GovLab Editorial Board Meeting Links, 7/19/13

1. Environment, Technology and Governance: Geo-Engineering – A New Cold (er, Cooling) War?

Geo-engineering (or climate engineering more accurately) involves active intervention to modify global-scale properties of the atmosphere and climate system, to offset some of the heating and climate disruption being caused by elevated greenhouse gases. There are two broad forms of climate engineering: the first type removes CO2 from the atmosphere; the second type reduces the amount of energy absorbed from sunlight at the Earth’s surface. The interest generally in geo-engineering is in response to growing concern over mounting signs of climate change and our continuing failure to cut emissions. Why is the CIA interested? “one of the objectives of the study is to discuss the possible national security concerns that might arise should geo-engineering techniques be deployed either by a private entity or another country.”

This is not really a technology issue – it’s a governance issue. With the technology within reach of most countries (and even some billionaires), and no global governance regime to control their use, we could see the use of global geo-engineering efforts soon. If you want to know more about geo-engineering and the governance issues, David Keith’s TED Talk <> is really good: “Suppose that space aliens … land at the UN headquarters … and they give you a box. And the box has two knobs. One knob is the knob for controlling global temperature, maybe another knob is a knob for controlling CO2 concentrations. You might imagine that we would fight wars over that box. Because we have no way to agree about where to set the knobs. We have no global governance. And different people will have different places they want it set. ”

2. Collaborative Technology and Peer-Production: What Topics Matter in the Edit Wars on Wikipedia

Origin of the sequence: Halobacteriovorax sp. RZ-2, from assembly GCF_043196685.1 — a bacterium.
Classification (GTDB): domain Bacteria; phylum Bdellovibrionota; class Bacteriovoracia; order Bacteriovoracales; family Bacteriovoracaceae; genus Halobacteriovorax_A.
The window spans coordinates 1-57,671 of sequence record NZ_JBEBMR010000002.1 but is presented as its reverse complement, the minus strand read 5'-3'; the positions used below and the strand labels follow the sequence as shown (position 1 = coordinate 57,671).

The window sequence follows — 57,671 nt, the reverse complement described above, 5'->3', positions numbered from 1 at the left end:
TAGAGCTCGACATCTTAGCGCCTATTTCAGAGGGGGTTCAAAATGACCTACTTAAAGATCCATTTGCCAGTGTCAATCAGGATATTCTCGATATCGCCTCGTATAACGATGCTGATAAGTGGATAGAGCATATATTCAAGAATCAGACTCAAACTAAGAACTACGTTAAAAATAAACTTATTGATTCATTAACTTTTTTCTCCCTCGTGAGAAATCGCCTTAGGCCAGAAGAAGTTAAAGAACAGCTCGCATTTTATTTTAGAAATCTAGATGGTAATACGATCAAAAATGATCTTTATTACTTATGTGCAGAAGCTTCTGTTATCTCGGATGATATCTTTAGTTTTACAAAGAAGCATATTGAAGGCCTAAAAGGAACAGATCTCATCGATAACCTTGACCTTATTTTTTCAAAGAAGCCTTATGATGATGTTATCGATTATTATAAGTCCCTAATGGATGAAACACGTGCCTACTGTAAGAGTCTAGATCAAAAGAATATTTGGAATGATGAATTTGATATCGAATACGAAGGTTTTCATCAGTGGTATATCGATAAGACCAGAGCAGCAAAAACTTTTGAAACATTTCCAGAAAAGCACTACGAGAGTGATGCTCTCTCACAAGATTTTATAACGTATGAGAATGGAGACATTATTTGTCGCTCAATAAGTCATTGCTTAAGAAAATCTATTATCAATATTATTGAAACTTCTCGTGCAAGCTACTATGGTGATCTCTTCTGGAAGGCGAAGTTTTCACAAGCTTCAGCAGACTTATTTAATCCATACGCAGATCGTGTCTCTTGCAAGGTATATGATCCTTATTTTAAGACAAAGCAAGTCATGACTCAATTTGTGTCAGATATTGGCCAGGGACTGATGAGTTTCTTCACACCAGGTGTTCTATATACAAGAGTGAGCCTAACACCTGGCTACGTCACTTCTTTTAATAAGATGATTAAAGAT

Researchers have determined the most-controversial Wikipedia articles and topics across 10 different languages. Religion, politics, global warming … and professional wrestling. The researchers identified the articles by looking for “mutual reverts” in which one editor reverts another’s work and vice versa, so both editors are undoing each other’s changes repeatedly.

The original research article is: Yasseri T., Spoerri A., Graham M., and Kertész J., The most controversial topics in Wikipedia: A multilingual and geographical analysis. In: Fichman P., Hara N., editors, Global Wikipedia: International and cross-cultural issues in online collaboration. Forthcoming: Scarecrow Press (2014).

3. Civil Society: Political Apathy, Disengagement and Declining Voter Turnout

“Canadians, especially young Canadians, are profoundly disengaged from formal politics. Not only are citizens voting less and participating less in political parties, they are not writing, reading or even talking with friends about party politics. With every passing year, we get more evidence that trust in politicians, government and our democratic institutions is in sharp decline. Every election seems to bring a new low in voter turnout and, inevitably, a flurry of opinion on what needs to be done – elevate politics, renew democratic institutions, strengthen accountability and transparency, motivate disengaged citizens. And yes, these are all worthy objectives but despite the studies, despite all the talk, nothing much changes, things just seem to get worse. Are we missing something?”

Alex Himelfarb (@alexhimelfarb) is a former Clerk of the Privy Council and a thoughtful commentator on Canadian public policy and politics. He focusses here on “social trust” as the antidote to disengagement: “By ‘social trust’ is meant something more than whether we trust our neighbour or others in our community or in similar circumstance. It is rather the generalized belief that most people in a society can be trusted, including those quite different from ourselves. Social trust … [means] people are readier to trust their democracy, more willing to give the benefit of the doubt to government when something goes wrong, and less likely to see the latest scandal as indicative of the entire class of politicians.”

This reminds me of Robert Putnam’s book Making Democracy Work from 1993 which focused on voluntary civic engagement and social capital as key to government institutional performance and democratic systems. As with social trust though, the challenge with social capital was: if you’ve got it, it’s easy to build more; but if you don’t, it’s really hard to know where to start.

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